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Justin Pugh wants Giants to draft guy who could replace him at tackle

New York Giants v St. Louis Rams Getty Images

One of the players that has been linked with the Giants during the pre-draft process is Iowa offensive lineman Brandon Scherff, who is expected to be the first blocker to come off the board when the first round gets underway next Thursday.

Part of the reason that Scherff makes sense is that Justin Pugh, who was drafted in the first round two years ago, has failed to impress at right tackle. Scherff could take over that spot and kick Pugh inside to guard, something that isn’t worrying Pugh. He said Thursday that he hopes the Giants draft Scherff and that he’d happily move inside if that’s what the team wants him to do.

“Not at all,” Pugh said, via ESPN.com. “I think, if you look at every single Giant offensive lineman that’s been here when we’ve won Super Bowls — the David Diehls of this world, who moved from guard to tackle to left tackle, won a Super Bowl playing left tackle, no one thought he could do that. If you don’t have that mentality in that offensive line room, you’re not going to be successful. You have to have that versatility.”

The Diehl example is actually the opposite of what Pugh would be doing as the fifth-round pick’s play moved him into a more prominent position on the line before then going back down the ladder later in his career, not that those facts make Pugh’s attitude about things any less helpful to the Giants. If they draft Scherff, they would be able to have flexibility about how they deploy their offensive line while improving their chances of improving last year’s woeful run blocking.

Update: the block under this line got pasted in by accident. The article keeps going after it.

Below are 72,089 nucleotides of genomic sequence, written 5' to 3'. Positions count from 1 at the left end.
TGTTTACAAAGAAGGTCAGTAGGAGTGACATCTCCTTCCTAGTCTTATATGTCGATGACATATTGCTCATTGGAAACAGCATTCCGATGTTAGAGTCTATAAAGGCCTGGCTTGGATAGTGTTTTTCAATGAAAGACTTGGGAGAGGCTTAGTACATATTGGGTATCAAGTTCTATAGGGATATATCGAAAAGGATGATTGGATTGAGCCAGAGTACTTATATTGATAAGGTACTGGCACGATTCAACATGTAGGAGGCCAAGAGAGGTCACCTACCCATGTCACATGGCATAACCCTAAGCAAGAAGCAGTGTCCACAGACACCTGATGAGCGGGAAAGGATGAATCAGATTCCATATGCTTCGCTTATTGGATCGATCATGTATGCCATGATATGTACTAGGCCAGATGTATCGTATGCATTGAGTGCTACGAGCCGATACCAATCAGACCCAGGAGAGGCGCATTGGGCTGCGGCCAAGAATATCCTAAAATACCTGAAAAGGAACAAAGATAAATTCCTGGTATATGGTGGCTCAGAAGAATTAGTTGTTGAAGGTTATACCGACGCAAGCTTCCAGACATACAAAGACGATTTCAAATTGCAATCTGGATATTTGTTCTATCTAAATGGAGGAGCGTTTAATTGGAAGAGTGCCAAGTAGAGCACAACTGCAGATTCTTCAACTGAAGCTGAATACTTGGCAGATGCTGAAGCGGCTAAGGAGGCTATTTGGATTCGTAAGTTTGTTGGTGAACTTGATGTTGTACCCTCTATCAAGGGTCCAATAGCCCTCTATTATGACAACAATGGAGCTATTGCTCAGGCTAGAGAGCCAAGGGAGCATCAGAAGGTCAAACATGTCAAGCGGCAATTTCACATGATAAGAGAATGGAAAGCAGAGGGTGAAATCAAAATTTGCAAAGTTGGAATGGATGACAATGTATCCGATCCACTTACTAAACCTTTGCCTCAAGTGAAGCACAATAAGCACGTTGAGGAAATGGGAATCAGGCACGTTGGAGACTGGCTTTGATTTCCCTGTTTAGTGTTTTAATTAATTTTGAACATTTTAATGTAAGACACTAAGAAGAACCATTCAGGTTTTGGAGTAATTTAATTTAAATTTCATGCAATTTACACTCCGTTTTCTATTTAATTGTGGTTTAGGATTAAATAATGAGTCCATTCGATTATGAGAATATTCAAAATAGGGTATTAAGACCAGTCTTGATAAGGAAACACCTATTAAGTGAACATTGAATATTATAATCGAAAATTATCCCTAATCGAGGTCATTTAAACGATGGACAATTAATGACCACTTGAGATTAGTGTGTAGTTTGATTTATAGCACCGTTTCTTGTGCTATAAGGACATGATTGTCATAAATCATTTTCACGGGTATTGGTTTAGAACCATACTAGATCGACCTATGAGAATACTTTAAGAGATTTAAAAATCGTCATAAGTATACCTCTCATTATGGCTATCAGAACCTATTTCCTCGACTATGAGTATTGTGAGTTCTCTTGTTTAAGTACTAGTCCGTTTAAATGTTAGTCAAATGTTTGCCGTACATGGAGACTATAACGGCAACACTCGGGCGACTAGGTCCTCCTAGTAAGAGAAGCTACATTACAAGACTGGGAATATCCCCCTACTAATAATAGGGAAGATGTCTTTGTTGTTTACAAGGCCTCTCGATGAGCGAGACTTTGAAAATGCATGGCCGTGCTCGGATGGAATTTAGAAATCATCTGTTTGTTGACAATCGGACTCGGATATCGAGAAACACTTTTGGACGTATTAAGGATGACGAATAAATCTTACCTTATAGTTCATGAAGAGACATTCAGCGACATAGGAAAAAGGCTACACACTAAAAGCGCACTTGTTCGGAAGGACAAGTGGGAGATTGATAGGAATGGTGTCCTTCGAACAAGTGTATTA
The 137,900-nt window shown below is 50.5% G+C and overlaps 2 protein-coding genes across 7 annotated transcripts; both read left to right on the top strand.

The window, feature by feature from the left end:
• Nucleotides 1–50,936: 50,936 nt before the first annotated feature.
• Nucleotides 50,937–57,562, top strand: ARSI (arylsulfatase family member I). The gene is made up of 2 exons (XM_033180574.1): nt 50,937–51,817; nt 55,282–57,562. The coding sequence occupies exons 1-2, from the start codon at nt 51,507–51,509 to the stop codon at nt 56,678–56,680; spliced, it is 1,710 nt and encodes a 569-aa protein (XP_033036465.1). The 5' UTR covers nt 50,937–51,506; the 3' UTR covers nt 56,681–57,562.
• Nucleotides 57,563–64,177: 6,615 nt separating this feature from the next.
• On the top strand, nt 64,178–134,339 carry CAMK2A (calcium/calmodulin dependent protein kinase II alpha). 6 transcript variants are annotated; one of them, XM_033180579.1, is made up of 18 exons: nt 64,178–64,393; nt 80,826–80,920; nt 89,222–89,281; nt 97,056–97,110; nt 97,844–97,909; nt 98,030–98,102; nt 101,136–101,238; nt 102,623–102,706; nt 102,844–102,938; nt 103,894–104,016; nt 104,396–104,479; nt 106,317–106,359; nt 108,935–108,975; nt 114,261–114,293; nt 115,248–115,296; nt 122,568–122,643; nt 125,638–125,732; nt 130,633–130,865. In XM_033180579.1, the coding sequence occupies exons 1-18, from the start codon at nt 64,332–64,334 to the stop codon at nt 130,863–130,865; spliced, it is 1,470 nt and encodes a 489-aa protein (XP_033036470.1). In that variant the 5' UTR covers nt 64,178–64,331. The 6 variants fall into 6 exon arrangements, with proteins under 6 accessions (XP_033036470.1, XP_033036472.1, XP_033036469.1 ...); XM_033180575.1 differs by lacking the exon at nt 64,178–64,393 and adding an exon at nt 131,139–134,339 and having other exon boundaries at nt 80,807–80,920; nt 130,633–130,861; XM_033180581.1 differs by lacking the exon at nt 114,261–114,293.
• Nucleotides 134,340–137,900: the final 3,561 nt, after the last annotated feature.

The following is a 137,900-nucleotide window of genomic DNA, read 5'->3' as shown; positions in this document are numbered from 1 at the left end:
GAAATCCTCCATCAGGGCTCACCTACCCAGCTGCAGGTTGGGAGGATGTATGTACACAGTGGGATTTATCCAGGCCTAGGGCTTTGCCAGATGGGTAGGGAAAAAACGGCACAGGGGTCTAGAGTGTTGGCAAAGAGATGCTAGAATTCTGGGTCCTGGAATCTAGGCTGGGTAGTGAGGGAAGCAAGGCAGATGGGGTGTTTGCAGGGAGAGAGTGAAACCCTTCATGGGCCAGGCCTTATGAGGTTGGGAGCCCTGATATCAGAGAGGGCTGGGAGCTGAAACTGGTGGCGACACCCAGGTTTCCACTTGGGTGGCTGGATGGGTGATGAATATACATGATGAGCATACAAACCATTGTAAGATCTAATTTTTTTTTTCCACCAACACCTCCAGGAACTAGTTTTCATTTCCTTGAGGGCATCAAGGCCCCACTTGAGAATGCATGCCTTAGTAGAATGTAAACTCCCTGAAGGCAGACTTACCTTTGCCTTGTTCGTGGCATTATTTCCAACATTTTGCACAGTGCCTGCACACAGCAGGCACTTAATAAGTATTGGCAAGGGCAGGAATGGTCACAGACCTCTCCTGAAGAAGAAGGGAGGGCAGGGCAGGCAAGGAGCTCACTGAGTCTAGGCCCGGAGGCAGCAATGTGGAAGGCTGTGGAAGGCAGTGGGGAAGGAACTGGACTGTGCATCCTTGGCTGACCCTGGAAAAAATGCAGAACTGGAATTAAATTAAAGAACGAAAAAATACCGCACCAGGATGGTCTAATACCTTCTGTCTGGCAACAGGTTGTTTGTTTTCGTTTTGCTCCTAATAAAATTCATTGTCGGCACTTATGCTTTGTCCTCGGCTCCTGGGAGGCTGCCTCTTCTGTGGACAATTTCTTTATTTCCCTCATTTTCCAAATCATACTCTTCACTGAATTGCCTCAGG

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Bill Belichick uses White House trip to make larger points

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It’s easy to view Patriots coach Bill Belichick as a football automaton, a man so focused on his job that saying “We’re on to Cincinnati” isn’t a tactic, it’s a way of life.

But in a pair of acts yesterday, Belichick established himself as a man with an emotional side as well.

Via Jeff Howe of the Boston Herald, Belichick made his own subtle personal statement yesterday, wearing an Armenian flag pin on his label.

Today is the 100th anniversary of the Armenian genocide, when 1.5 million of their people were killed by the Ottoman Turks during World War I.

Belichick has a number of Armenian friends, and the pin was described as a personal statement rather than political.

He also took a busload of players to the Walter Reed National Military Medical Center before their visit to the White House. The team began doing that after winning Super Bowl XXXVI.

“The first year we did this, we went over to Walter Reed and started a tradition that we’ve continued and we had a chance to do it this year,” owner Robert Kraft said. “We’ve realized what a great country this is and how thankful we are to be here. We celebrate sports today, but we also celebrate what’s great about America, being at that hospital and seeing those men.”

Belichick has made similar trips before, taking his team to Naval Medical Center in San Diego in December to see wounded veterans.

So as good as they are at football, it’s a solid reminder for all of them and all of us that there are actual heroes out there as well.